Without randomized controlled trials, which really aren't possible here, we can't really know for sure what is causing many miscarriages not involving chromosomal abnormalities. We have a great deal of information about what is associated with them, but that is not the same.

A woman who has health problems in general is more likely to suffer early pregnancy loss than one who does not. Women who have high blood pressure, diabetes, and thyroid disease are at higher risk. So are those who have hormone problems, immune disorders, or infections.

Circumstances at work can be associated with miscarriages. A 2013 systematic review found that working nights was a risk factor, as were things like working in a three-shift schedule, working 40 to 52 hours per week, and standing for 6 to 8 hours per day.

Smoking has been associated with an increase risk of miscarriage, according to a meta-analysis that included 98 studies. Obesity has been linked to recurrent miscarriage as well.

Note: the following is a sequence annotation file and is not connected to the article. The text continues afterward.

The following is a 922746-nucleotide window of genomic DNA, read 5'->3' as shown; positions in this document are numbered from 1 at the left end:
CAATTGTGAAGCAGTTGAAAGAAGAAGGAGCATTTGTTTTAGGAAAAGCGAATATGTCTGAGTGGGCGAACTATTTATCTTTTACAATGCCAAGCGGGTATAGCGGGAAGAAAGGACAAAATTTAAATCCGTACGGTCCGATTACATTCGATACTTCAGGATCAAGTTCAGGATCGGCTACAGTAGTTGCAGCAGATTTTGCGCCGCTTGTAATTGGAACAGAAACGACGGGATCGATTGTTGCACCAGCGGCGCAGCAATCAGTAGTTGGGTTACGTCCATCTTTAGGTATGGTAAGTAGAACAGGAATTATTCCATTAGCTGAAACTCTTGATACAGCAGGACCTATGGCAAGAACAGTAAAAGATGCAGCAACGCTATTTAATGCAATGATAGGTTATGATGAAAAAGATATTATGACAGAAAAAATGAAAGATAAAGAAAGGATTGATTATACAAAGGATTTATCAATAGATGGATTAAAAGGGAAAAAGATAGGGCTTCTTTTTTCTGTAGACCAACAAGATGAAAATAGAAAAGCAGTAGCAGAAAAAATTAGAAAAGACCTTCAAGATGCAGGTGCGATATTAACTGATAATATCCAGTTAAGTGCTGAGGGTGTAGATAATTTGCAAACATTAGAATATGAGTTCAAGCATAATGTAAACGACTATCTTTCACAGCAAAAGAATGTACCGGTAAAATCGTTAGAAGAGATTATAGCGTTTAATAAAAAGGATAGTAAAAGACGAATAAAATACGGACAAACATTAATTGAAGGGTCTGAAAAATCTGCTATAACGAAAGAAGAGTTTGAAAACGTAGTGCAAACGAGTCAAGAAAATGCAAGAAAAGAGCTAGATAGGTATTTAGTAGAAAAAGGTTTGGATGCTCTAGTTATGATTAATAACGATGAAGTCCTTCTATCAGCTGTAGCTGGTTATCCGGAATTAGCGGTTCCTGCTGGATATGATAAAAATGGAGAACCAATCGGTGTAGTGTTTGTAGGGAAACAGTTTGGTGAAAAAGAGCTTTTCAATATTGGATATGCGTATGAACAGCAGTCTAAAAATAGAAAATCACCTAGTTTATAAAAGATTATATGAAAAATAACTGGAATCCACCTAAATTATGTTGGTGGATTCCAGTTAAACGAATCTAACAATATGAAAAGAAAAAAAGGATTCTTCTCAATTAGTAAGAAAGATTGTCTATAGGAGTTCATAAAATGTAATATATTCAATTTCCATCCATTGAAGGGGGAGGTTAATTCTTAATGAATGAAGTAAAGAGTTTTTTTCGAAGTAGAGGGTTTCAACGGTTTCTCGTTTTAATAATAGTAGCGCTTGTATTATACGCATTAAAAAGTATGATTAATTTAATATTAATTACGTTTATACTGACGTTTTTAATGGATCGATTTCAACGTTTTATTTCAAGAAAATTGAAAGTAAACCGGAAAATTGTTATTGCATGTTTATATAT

To be clear, there is no evidence that any of the factors I've mentioned causes a miscarriage. All of these data arise from observational studies that investigate associations not causes. It's easy to make an erroneous leap from one to the other, though.

Smoking, obesity, and night-shift work are each associated with being poorer and having fewer resources for health. That probably won't stop some people from quickly blaming women for their choices rather than considering their socioeconomic status. 

Ask almost any medical professional what caused a specific miscarriage, especially one early in pregnancy, and, other than chromosomal abnormalities, they will say that we do not know. If medical professionals cannot make that determination, it's hard to understand how someone in law enforcement might.